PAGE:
Why we could place a 200% markup along with fair transport costs, and still make more money than this state would need to provide a full gamut of social services.

    What we need is a can do action man, not an excuse making/”cream” licking pussy, who trends to blame all our ills on previous admins.

    If they were so bad, why has he kept the bulk of the public service, essentially responsible with their fearless advice, for most of the so called, inherited problems.

    Austerity serves no one, least of all the formerly better off!
    Or forgotten rural and regional Q’ld in particular!
    Alan B. Goulding.

    Comment by Alan B. Goulding — January 20, 2015 @ 11:32 am

  8. Alan, your tactic seems to be to overwhelm the thread with irrelevant, although seemingly authoritative, statements. One example. You ask if anyone is still getting the 44c feedin tarrif because you aren’t.

    If you aren’t getting the 44c feed in tariff then you have only just put on solar power, because everyone who put it on until this government won election is still getting the 44c.

    I’m happy they are paying you more or less what it is worth, but don’t be disingenuous. You never got a higher figure.

    And the cost of having to continue to pay the higher figure to those who signed a contract with the former Labor government is $3.4 bn which is outlined in the Strong Choices plan, and made transparent by this government.

    Comment by Graham — January 21, 2015 @ 10:49 pm

  9. Disingenuous Graham, I don’t recall claiming that I ever got the higher figure, moreover, I believed that this government had rolled back the higher feed in tariff.
    You’ve got me mate, I was wrong.

    I was still earning a tiny piddling amount until the power authority decided to replace the meter that had started going backwards the day I installed the system!

    And they charge me a good deal more than the 8 cents I got.

    And if I sound authoritative, its because I actually give a fig about Friends and neighbors being driven into the ground by very bad policies!

    Your side of politics endlessly talks about small government, but when push comes to shove, whimp out after having made a token gesture.

    I’m a good deal older than you and can remember when times were much harder and budgets much smaller, yet we still managed to build the necessary infrastructure, before we built the suburbs that followed.

    And that was only possible because we basically dealt private players out.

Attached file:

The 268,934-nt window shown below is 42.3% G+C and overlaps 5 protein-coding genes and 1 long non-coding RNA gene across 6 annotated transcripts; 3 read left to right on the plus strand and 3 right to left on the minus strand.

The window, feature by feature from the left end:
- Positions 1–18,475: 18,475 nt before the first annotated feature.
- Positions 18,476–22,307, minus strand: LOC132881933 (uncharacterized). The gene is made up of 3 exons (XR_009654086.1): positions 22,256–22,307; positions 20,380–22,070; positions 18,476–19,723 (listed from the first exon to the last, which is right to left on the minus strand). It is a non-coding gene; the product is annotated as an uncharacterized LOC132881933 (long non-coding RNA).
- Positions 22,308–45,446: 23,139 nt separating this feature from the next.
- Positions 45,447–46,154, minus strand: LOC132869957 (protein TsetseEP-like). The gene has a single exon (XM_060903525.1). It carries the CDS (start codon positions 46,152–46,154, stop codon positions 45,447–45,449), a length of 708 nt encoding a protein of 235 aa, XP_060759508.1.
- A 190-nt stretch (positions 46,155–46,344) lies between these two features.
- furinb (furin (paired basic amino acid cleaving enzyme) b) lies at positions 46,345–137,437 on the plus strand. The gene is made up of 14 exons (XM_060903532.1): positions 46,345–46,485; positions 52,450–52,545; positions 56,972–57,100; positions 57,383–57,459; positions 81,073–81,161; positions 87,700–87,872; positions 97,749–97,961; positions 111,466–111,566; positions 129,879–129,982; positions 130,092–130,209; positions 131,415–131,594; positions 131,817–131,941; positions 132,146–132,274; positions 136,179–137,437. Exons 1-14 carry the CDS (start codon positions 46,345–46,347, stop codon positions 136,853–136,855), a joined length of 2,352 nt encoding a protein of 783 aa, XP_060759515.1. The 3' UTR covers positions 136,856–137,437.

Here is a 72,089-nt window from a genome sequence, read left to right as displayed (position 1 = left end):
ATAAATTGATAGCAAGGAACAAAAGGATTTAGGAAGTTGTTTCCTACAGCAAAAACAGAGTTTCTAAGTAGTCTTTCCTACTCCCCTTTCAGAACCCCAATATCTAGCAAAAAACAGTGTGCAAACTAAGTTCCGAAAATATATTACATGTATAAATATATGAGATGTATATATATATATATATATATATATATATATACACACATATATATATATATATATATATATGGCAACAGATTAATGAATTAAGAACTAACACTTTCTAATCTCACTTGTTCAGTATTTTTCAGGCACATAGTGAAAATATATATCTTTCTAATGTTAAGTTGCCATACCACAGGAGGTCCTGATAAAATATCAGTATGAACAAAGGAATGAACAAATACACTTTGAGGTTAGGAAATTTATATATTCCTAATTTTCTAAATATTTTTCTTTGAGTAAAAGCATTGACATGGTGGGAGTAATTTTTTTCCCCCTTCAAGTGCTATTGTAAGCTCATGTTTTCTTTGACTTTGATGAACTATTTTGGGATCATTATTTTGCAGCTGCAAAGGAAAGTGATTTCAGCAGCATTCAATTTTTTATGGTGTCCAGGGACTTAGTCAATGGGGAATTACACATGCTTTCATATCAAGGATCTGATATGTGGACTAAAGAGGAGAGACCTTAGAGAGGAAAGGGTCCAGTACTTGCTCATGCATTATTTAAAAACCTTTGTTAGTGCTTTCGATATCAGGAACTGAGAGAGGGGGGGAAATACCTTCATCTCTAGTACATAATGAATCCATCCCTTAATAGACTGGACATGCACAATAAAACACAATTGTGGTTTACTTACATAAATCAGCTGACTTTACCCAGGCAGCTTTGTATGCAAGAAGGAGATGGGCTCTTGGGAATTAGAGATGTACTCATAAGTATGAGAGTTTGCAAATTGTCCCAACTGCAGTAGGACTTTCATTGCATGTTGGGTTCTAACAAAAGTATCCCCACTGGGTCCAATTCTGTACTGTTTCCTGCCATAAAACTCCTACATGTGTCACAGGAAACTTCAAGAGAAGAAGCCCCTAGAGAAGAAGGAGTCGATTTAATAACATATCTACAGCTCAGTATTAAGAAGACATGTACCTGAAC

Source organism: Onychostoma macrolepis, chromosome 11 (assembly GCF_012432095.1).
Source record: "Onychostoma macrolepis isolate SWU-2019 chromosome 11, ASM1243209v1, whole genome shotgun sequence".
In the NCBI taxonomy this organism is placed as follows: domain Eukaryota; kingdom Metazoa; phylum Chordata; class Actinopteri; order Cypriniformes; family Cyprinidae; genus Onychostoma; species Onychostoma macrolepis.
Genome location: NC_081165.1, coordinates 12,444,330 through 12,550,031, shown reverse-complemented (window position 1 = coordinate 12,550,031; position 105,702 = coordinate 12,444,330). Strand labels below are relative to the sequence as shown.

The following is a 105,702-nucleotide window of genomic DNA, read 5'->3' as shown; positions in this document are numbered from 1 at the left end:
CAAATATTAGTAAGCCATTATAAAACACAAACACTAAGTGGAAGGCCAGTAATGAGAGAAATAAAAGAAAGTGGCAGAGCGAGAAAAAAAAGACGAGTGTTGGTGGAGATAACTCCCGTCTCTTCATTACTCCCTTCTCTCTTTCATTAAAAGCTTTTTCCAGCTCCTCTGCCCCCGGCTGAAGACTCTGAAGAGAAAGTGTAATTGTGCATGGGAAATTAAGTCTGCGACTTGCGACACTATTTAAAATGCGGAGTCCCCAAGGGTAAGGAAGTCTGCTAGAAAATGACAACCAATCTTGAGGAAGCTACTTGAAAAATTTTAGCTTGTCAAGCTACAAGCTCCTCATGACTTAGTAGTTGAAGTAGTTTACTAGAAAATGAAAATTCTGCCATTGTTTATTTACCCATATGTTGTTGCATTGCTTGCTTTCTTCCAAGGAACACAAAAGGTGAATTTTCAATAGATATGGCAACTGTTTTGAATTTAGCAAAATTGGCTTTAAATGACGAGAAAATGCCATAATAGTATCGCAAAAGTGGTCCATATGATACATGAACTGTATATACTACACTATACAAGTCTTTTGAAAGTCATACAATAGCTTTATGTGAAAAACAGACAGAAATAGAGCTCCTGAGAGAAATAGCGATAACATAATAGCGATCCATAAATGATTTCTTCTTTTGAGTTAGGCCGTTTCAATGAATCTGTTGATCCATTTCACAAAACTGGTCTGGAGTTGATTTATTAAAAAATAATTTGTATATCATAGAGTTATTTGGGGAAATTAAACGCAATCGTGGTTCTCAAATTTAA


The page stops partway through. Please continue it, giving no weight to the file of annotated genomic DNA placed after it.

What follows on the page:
And ought to do so again given all they ever add is their massively increased profit demands!
    And spin the reasons they ought to be allowed to continue to do so, with phrases like natural cost or comparative cost, as opposed as always, to actual cost!

    Governments are invariably elected to serve the people, not just the business community, their cronies, cashed up foreigners or each other.

    When the Westminster system was first established the ministers worked for free, or a stipend to cover expenses, not huge and largely overly generous salaries!

    And arguably the reason career pollies have largely replaced/overwhelmed peopled genuinely concerned about their neighbors and how they were doing.

    And given you raised the 44 cent tariff topic hardly irrelevant.

    And I’m I to be critiqued for having ideas, even when the party you support is bereft of them or relies on endless spin and an even bigger helping of non core promises;just to retain power!?

    And it was you that complained they were only running half a campaign!

    Albeit, it would be disastrous if Labor won and returned some of the policies they were thrown out for, which has to include their cozying up yet again to the job/progress killing greens.

    And if you think I sound authoritative, well thank you very much for the very nice compliment.

    You have a nice day now, y’hear.
    Alan B. Goulding.

    Comment by Alan B. Goulding — January 22, 2015 @ 10:40 am

  10. On the other hand, a returned LNP, will be seen by them as a mandate for privatization; and just not on!

    Ideally they will be returned with the assistance of up to a half a dozen independents, all of who may be against the proposed privatization.

    [The people will decide, not any of the political parties!]

    An ideal outcome, given no upper house or state review system.
    And who may be able to overturn some of Campbell’s contentious appointments, in return for some level of needed cooperation?

    As would have been the case, when the two major conservative parties, were a coalition rather than the union that replaced it, in order to once again make the conservative side of politics electable, in an optional preference system!

    Look, if our assets are earning some 2 billion a year, then they can be used to leverage some additional funds for income earning infrastructure, and guarantee any repayments.
    Say up to 10 billion initially?
    And they must earn an income, as Joh’s dams did!

    A toll earning range crossing perhaps? And now viable, given the level of inland development?

    And which trucker would object to a $7.00 fee to save burning $10.00 worth of extra diesel, save huge wear and tear, and time earning money?

    Not to mention the nose to tail snail, that currently is the truckers lament and massive frustration, given the current range crossing followed by city limit speed limits, all of which would be dealt with by the project!

    Governments can usually borrow for around half that of private enterprise, and just as long as it’s not overdone; borrowing to create income earning infrastructure makes perfect sense, and will create employment, highest during the construction phase!

    And as those projects start paying their keep, they to can be leveraged to create even more income earning infrastructure projects!
    [I’m the man with the dangerous ideas, not the enemy!]

    And sure to improve the L.N.P’s popularity, and set them up for a better result next time round?

    Please don’t confuse courage of conviction with an authoritative attitude! There is a real difference!
    Alan B. Goulding.

    Comment by Alan B. Goulding — January 25, 2015 @ 9:08 am